I have three small pension pots and don’t know whether to combine them or leave them as is. I am 56 and not thinking of using them until I am at least 67.
The pensions are:
1. Scottish Widows with profits transfer value £15,000
2. Standard Life with profits transfer value £39,000
3. Legal & General multi asset fund £7,000
Retirement finances: Should I leave my ‘with profits’ pensions where they are or move them into another combined pot?
Someone told me that with profits pots are hindering my fund and I should move them into a fully flexible Liverpool Victoria account but it will cost me £2,500 to do this.
What do you think I should do for the best?
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Steve Webb replies: Large numbers of so-called ‘with-profits’ policies were sold years ago, and those who still hold these old-style policies need to understand how they work and think very carefully before cashing them in.
By way of background, one of the problems with investing your money is that it can be rather volatile.
If you are investing to get a decent rate of return you are probably taking an element of investment risk which means that you will have a mix of good years and bad years.
Many people are uncomfortable with seeing the value of their investments moving up and down and would prefer something that smoothed out the peaks and troughs.
This is what ‘with profits’ policies are designed to do. (There are more modern policies which also attempt to smooth returns but do so in a rather different way).
Steve Webb: Find out how to ask the former Pensions Minister a question about your retirement savings in the box below
In brief, when you put money in a with-profits pension or investment it is invested across a range of assets in the usual way. However, the return on your investment is calculated in a slightly different way.
As part of your overall return, you are awarded an ‘annual bonus’ which is added to the value of your policy. This is usually in two parts.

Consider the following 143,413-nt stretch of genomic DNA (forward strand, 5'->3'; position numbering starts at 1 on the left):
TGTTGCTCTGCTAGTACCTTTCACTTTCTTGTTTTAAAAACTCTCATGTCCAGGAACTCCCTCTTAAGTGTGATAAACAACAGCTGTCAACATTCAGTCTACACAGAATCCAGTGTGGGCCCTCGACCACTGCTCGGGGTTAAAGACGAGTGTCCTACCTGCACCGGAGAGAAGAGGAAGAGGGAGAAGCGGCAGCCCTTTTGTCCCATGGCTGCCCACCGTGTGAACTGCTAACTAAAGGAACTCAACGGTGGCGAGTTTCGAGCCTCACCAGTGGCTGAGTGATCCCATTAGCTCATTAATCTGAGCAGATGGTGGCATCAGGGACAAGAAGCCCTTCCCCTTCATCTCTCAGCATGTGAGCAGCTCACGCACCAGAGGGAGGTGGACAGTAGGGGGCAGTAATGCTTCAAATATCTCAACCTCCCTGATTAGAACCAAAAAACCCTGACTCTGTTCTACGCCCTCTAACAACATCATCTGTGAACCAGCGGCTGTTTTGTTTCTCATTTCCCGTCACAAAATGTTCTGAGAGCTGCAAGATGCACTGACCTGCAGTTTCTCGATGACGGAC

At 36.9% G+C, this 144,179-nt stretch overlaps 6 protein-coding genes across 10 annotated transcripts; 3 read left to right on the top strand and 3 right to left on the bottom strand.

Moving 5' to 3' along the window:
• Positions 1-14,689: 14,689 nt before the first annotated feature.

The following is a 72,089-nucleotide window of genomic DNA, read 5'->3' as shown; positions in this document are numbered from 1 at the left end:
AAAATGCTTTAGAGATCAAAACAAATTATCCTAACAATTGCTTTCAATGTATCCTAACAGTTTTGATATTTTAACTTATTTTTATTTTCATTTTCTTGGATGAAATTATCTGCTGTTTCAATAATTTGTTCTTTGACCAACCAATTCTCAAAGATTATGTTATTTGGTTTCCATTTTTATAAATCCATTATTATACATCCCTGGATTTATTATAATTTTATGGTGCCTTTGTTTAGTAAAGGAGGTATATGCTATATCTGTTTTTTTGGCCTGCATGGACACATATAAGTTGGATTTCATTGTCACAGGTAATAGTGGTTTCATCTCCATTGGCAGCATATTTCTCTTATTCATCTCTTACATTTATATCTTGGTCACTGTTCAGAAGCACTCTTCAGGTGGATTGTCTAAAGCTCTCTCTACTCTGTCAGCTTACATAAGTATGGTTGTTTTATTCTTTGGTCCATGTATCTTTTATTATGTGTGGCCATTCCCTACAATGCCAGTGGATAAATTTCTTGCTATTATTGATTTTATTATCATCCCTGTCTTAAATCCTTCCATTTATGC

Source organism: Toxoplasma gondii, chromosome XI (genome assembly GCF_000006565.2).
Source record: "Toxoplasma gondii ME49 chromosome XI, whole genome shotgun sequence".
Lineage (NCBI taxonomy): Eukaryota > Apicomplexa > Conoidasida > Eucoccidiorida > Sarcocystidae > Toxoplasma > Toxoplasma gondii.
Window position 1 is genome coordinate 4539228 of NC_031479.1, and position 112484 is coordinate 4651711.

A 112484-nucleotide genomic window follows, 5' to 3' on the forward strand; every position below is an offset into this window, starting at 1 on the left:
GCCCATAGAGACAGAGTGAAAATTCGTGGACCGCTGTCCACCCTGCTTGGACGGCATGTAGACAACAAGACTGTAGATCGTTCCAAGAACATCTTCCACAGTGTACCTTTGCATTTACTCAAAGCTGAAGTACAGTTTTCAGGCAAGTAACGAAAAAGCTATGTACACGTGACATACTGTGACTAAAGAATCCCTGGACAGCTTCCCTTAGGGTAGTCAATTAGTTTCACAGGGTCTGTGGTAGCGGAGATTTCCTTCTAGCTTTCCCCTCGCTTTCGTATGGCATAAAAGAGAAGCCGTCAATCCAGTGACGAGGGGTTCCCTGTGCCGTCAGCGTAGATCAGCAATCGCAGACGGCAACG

The first is a bonus which is ‘locked in’ – it cannot be taken away from you. This is sometimes known as a ‘reversionary bonus’.
Second, you may receive an additional ‘indicative’ annual bonus but this is not guaranteed and can be withdrawn later if investments do less well than expected.
This variable annual bonus is designed to smooth the returns on the investment.
In a good year the bonus may be less than the actual return on the underlying investments and in a bad year it may be more than the actual return.
By smoothing in this way, the value of your policy will generally rise much more steadily than if it exactly the tracked the underlying value of the investments.
At the end of the life of the policy you then get something called a ‘terminal bonus’.
During the life of the policy you may receive forecasts as to how much this will be, but those forecasts are for information only and are not guaranteed.
When you come to the end a calculation will be done and a final bonus will be added. This is the amount that you can take out.
As you can see from this simple description, ‘with profits’ policies are designed to be run for the full length of the policy.
The smoothing from year-to-year and the adjustment of the terminal bonus are all part of the management of the policy.